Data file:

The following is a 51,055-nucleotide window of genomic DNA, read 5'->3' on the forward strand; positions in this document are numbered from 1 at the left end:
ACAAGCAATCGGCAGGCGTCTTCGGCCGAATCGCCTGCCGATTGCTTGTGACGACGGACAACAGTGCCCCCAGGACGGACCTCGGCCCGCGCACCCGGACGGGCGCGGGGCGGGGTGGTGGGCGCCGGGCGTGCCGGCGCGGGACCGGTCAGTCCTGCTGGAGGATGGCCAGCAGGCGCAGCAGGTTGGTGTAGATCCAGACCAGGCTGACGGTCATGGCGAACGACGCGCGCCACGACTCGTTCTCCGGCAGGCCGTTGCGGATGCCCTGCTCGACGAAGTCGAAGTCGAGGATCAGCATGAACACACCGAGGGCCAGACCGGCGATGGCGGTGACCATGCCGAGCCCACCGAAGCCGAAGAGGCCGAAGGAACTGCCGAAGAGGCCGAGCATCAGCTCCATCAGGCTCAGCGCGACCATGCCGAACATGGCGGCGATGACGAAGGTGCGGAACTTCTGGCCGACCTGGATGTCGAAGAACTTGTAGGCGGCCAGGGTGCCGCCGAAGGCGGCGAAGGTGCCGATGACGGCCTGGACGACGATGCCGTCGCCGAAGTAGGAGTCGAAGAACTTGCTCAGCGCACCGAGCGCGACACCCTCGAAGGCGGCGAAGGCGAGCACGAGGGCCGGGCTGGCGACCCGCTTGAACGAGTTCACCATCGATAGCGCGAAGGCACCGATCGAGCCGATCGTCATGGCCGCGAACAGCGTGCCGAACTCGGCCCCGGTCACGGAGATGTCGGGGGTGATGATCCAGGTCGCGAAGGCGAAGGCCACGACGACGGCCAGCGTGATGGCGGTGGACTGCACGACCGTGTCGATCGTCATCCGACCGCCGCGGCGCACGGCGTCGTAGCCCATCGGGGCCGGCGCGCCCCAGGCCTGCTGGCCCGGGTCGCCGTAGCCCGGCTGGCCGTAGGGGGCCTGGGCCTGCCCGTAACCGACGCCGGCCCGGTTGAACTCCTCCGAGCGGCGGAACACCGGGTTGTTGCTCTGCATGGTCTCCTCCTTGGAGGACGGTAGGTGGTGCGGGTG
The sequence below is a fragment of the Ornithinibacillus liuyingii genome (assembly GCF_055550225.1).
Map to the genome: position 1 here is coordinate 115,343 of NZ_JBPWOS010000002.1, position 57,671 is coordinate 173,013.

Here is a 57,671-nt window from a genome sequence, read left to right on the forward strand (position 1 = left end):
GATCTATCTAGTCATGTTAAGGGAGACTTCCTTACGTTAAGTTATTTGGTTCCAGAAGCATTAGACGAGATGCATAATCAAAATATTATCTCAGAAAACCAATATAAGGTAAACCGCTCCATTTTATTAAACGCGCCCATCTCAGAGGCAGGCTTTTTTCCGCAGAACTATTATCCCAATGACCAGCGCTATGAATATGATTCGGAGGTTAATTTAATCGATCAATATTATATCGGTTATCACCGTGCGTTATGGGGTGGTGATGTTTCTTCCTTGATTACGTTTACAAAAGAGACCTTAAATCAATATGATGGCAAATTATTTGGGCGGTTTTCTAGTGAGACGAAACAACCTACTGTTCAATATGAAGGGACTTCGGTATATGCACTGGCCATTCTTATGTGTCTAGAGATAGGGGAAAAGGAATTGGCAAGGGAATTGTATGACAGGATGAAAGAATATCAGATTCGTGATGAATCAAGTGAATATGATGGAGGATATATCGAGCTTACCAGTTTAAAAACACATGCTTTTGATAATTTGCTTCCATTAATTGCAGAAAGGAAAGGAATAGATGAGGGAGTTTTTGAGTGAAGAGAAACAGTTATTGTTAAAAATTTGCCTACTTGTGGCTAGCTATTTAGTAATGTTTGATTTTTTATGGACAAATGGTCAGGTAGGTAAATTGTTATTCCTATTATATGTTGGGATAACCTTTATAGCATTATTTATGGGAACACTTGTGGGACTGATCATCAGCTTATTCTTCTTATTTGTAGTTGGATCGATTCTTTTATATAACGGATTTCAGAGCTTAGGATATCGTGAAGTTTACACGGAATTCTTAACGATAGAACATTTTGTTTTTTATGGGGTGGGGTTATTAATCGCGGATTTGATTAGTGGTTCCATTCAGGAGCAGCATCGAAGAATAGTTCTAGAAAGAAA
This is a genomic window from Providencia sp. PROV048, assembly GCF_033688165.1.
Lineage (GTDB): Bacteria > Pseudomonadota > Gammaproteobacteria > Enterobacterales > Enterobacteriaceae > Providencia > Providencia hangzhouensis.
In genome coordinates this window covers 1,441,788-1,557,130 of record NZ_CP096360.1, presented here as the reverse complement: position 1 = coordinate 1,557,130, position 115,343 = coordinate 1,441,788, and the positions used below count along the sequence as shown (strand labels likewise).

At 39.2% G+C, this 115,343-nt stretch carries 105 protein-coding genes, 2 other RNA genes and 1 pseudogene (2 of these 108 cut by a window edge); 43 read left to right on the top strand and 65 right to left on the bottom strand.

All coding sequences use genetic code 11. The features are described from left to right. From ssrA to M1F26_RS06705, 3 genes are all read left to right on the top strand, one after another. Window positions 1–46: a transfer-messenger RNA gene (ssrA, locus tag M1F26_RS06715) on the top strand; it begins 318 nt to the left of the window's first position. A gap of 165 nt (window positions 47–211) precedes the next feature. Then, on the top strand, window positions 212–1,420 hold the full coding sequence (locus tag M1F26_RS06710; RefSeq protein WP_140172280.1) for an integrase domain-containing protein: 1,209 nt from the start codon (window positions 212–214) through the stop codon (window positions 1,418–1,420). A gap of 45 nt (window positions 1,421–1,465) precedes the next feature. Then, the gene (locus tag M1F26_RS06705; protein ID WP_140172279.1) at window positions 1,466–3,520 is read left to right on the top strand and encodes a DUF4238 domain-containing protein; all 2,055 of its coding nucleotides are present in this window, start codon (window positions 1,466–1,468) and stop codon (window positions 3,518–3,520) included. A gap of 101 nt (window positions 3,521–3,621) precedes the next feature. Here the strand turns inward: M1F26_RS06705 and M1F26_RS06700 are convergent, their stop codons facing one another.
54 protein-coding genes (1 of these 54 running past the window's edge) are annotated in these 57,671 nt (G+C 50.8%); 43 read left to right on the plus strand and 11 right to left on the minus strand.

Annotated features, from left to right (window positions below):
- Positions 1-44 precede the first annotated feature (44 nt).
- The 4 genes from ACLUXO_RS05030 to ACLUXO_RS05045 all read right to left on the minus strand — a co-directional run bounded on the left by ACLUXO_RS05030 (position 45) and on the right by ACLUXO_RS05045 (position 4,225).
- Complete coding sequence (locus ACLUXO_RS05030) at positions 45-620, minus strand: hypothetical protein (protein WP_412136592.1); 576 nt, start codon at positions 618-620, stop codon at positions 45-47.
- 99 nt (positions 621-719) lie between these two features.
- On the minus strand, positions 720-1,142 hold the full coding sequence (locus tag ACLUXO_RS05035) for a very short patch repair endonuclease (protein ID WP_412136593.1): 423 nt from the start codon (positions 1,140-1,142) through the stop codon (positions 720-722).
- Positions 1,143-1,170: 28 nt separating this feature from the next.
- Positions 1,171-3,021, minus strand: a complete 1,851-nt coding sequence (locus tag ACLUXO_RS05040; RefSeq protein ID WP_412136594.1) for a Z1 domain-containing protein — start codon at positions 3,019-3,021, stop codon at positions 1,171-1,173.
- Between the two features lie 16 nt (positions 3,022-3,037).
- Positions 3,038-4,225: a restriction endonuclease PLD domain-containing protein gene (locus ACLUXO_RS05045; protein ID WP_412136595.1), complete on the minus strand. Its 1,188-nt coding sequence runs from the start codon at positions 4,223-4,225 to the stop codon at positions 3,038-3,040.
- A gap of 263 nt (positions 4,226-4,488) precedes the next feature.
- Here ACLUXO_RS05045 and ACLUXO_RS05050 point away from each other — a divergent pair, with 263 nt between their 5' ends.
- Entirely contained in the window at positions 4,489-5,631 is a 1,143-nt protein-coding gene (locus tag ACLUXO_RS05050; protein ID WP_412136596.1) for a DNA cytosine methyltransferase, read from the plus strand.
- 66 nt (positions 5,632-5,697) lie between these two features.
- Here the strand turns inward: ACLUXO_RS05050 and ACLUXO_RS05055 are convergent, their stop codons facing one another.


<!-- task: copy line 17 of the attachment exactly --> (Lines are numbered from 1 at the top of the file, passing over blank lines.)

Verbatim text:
- 99 nt (positions 621-719) lie between these two features.